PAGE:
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In Bolton on Sunday (18.8.19) Mr Corbyn announced a new policy to ban donations or loans to parties from non-doms and those not registered for tax in Britain. He said:
“People are right to feel that politics doesn’t work for them. It doesn’t. Boris Johnson and the Conservative Party are captured by big donors, who are corrupting democracy. If you have the money you can get access to ministers. Look at the fracking industry. But if you wish to protest against the frackers because it will damage the environment, you can’t get a hearing”.
Lamiat Sabin (right) reports that Cabinet Office shadow minister Jon Trickett is working on a comprehensive plan to stop big money “buying up our democracy” before outlining further plans in the autumn and that Mr Corbyn revealed details of donations to PM Boris Johnson – nearly a million pounds – from hedge funds and bankers.
In all: £953,056.47 came from hedge funds and bankers in donations and income over the last 15 years, (Labour’s analysis of Electoral Commission data and register of members’ interests entries) and contributions of up £730,000 to him or Conservative Associations in his Henley and Uxbridge seats. Some detail:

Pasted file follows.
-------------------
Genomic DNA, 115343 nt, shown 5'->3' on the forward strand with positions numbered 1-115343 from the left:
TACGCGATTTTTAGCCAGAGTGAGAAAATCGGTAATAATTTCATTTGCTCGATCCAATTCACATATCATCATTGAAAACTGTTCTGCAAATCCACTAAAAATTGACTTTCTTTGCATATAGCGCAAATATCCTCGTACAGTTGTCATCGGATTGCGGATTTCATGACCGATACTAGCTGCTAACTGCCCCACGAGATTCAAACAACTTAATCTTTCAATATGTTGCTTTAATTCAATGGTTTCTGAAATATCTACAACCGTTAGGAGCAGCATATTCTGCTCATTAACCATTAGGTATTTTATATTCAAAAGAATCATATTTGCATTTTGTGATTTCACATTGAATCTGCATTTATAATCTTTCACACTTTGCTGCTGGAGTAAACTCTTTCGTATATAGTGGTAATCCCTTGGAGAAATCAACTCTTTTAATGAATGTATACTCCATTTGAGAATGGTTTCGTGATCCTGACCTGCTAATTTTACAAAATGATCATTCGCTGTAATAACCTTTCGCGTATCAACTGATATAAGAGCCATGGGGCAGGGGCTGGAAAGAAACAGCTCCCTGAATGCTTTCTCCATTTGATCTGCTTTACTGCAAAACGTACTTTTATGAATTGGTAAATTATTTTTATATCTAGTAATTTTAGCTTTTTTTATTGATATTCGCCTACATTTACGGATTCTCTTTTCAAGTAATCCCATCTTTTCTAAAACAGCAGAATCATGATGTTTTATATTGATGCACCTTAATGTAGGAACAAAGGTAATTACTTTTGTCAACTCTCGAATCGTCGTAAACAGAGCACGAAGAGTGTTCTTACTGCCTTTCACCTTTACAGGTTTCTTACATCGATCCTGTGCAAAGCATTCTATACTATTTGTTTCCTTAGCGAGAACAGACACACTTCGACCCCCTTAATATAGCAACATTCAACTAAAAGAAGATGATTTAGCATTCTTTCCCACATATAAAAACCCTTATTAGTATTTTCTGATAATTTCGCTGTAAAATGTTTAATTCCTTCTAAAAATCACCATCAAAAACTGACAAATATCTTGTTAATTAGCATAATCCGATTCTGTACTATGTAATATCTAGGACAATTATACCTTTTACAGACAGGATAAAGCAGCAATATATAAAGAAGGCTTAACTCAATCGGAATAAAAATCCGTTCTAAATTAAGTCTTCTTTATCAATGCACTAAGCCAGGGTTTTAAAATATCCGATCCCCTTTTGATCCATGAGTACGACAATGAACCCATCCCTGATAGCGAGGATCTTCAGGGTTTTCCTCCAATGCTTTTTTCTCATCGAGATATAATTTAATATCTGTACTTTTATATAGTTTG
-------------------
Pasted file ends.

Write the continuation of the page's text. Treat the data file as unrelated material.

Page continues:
- speeches to banks in Europe and the US: £233,056;
- £100,000 received in June from Ipex Capital chairman Jonathan Moynihan, who also chaired the Vote Leave finance committee;
- £10,000 in June from hedge fund manager Robin Crispin Odey, who is short-selling the sterling in expectation of a slide in the value of the pound in the event of Mr Johnson’s no-deal Brexit — according to Labour;
- Johnson flown to New York and paid £94,507.85 for a two-hour speech at the multibillion-dollar hedge fund company Golden Tree Asset Management and
- £88,000 from hedge fund boss Johan Christofferson from direct donations or contributions to Uxbridge Conservative Association.
He said: “We have to stop the influx of big money into politics. Politics should work for the millions, not the millionaires. Labour is the party of the many, not the few and we do things very differently. We are funded by workers through their trade unions and small donations, averaging just £22 in the last general election. That’s why we will be able to drive big money out of our democracy.”